报告题目：Auto-constructing Malware Behavior Profilers
报告人：谢修平教授 Shiuhpyng Winston Shieh, FIEEE, ACMDS，Distinguished Professor, CS Dept., NCTU
Modern malware analysis systems rely on the virtual machine (VM) technology to build a sandbox environment. Benefited by the VM isolation security, an analyzer deployed in the host system can be concealed to the test sample executed in the guest system. These VM-based analysis systems usually implement probes to monitor the events and the state of the guest system to profile the runtime behavior (e.g. file system/memory access) of a test sample. The most important function of a probe is to carve the information of interest out of the memory on the guest system when it is triggered by a specific event. However, it is challenging to implement such a probe if the guest system is installed on a closed-source operating system (OS), such as Windows. The data-of-interest can be accommodated in opaque, undocumented data structures unbeknownst to the security analysts. Furthermore, the location of the binary code handling the specific event mentioned above cannot be efficiently identified without the source code. Consequently, seeking the suitable place in million lines of code to insert the probe for event monitoring becomes extremely difficult. Conventionally, implementing probes in a closed-source OS needs to manually reverse-engineering the undocumented code/data structures in the kernel binary image. This work is labor intensive and requires significant human effort. Furthermore, the reverse-engineering result is often non-reusable for different OS versions as well as kernel updates due to the rapid change of these structures. ProbeBuilder automates the process to inference these undocumented kernel code/data structures and efficiently narrows thousands of choices for kernel-level probes down to dozens. In this way, the effort to construct a probe can be greatly reduced. This allows analysts to quickly implement probes, thereby facilitating rapid development/update of inspection tools for different operating systems.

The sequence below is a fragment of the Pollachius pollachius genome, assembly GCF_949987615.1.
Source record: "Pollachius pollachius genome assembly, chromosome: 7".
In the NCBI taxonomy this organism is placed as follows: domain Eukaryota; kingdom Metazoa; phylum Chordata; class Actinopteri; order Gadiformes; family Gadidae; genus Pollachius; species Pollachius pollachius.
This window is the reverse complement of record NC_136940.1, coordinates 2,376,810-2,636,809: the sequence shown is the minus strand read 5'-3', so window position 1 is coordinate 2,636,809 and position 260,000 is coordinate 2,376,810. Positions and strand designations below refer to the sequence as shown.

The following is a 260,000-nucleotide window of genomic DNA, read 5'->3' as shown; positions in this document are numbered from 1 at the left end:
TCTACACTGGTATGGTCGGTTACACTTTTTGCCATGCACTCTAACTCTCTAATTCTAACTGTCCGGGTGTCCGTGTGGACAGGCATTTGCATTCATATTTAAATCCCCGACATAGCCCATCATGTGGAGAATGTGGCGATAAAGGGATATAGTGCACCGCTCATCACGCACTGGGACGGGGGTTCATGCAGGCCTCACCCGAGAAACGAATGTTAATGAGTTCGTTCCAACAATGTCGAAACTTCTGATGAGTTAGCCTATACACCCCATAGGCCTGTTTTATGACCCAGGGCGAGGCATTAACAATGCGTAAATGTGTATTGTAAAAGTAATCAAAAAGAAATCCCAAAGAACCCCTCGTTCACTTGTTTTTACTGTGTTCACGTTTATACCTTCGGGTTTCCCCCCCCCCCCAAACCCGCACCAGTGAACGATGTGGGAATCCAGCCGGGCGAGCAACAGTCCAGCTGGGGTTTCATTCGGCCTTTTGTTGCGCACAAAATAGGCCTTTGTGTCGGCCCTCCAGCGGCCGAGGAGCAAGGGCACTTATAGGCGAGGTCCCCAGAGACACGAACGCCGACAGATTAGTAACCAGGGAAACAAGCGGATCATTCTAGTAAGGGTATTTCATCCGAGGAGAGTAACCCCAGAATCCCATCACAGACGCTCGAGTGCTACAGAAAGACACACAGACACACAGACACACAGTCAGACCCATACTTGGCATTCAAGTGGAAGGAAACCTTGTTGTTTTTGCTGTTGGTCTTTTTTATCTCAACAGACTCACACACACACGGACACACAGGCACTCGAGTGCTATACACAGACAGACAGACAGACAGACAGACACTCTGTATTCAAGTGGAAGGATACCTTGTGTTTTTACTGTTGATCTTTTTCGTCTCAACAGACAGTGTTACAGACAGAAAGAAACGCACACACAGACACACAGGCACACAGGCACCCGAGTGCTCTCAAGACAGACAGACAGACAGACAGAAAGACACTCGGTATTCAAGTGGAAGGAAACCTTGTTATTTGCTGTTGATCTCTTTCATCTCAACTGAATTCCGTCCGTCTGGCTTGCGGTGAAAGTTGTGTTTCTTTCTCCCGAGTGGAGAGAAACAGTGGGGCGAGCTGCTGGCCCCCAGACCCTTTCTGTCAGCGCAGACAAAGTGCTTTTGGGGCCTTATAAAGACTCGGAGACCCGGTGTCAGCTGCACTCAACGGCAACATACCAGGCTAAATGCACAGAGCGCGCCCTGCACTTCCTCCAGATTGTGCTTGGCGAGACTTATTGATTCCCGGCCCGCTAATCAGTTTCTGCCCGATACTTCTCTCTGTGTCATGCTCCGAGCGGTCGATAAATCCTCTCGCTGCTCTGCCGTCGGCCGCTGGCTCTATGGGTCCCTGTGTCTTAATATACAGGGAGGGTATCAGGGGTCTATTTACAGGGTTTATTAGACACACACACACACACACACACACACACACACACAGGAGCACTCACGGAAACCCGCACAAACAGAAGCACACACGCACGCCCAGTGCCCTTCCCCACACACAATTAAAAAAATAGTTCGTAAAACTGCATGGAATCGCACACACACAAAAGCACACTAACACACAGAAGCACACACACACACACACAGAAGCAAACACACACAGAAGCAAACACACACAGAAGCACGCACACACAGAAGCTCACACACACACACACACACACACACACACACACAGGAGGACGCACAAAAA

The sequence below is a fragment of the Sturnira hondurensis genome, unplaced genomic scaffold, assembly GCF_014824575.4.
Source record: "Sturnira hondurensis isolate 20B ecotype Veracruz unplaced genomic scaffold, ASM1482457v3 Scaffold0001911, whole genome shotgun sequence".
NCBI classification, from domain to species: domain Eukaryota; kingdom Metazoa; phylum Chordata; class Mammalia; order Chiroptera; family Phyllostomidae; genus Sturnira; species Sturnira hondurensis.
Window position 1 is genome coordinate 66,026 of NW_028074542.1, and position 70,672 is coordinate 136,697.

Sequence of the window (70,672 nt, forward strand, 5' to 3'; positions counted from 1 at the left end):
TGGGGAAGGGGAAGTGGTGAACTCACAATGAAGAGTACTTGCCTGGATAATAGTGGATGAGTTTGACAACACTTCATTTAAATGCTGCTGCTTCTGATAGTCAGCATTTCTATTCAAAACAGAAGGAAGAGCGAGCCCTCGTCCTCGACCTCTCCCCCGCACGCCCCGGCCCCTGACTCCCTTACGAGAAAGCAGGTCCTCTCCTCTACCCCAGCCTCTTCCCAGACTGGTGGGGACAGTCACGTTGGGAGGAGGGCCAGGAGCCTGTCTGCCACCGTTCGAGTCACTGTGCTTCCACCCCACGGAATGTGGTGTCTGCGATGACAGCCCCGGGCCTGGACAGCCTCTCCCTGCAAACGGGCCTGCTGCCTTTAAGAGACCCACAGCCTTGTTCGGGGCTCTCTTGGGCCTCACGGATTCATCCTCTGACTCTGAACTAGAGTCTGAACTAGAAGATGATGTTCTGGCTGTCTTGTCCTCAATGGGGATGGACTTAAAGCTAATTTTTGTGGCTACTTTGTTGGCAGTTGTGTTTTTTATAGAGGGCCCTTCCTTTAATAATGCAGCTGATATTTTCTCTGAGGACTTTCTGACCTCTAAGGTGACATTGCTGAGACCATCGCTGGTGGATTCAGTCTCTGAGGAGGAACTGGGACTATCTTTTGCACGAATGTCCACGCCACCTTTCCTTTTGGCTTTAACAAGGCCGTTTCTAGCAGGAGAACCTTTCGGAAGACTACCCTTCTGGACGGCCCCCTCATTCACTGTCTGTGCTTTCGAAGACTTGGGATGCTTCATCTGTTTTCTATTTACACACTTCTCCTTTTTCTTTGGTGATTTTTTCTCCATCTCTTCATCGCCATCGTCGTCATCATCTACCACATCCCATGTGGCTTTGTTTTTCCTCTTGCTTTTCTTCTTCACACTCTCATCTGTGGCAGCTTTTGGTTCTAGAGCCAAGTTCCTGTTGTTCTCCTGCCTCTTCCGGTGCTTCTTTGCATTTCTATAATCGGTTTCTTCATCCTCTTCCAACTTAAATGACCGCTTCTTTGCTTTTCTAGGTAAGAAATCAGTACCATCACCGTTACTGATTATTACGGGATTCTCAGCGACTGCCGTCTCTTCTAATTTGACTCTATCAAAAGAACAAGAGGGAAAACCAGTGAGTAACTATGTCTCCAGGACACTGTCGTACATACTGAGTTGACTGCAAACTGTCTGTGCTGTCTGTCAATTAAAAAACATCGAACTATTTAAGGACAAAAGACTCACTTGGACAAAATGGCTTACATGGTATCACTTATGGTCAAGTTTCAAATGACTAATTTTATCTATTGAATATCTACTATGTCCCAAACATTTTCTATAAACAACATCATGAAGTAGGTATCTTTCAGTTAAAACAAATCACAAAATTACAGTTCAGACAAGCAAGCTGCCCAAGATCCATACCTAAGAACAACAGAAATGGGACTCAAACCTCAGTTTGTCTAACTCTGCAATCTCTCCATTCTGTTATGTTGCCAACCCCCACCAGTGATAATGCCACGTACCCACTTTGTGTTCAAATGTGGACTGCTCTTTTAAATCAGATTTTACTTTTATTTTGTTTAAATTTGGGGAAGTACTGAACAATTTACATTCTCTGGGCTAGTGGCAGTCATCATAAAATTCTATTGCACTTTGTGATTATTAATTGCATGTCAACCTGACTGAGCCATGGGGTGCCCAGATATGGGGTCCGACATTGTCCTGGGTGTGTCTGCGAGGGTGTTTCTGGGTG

Prof. Shiuhpyng Winston Shieh received his M.S. and Ph.D. degrees from the University of Maryland, College Park, respectively. He is a Distinguished Professor of Computer Science Department and the Director of Taiwan Information Security Center at National Chiao Tung University (NCTU). He has served as the chair of the Department of Computer Science, NCTU, and President of Chinese Cryptology and Information Security Association (CCISA). Being actively involved in IEEE, he has served as EIC of IEEE Reliability Magazine, EIC of RS Newsletter, Reliability Society VP Tech, Editor of IEEE Trans. on Reliability and IEEE Trans. on Dependable and Secure Computing. Dr. Shieh has also served as ACM SIGSAC Awards Committee member, Associate Editor of ACM Trans on Information and System Security, Journal of Computer Security, Journal of Information Science and Engineering, Journal of Computers, and the guest editor of IEEE Internet Computing, respectively. Furthermore, he has been on the organizing committees of many conferences, such as the founding Steering Committee Chair and Program Chair of ACM Symposium on Information, Computer and Communications Security (AsiaCCS), founding Steering Committee Chair of IEEE Conference on Dependable and Secure Computing, Program Chair of IEEE Conference on Security and Reliability. Along with Virgil Gligor of Carnegie Mellon University, he invented the first US patent in intrusion detection, and has published 200 technical papers, patents, and books. He is an IEEE Fellow, ACM Distinguished Scientist, and Distinguished Professor of Chinese Institute of Electrical Engineers. Recently, He received IEEE Reliability Society Engineer of The Year Award and NCTU Distinguished Teaching Award. His research interests include system penetration and protection, malware behavior analysis, network and system security. Contact him at firstname.lastname@example.org.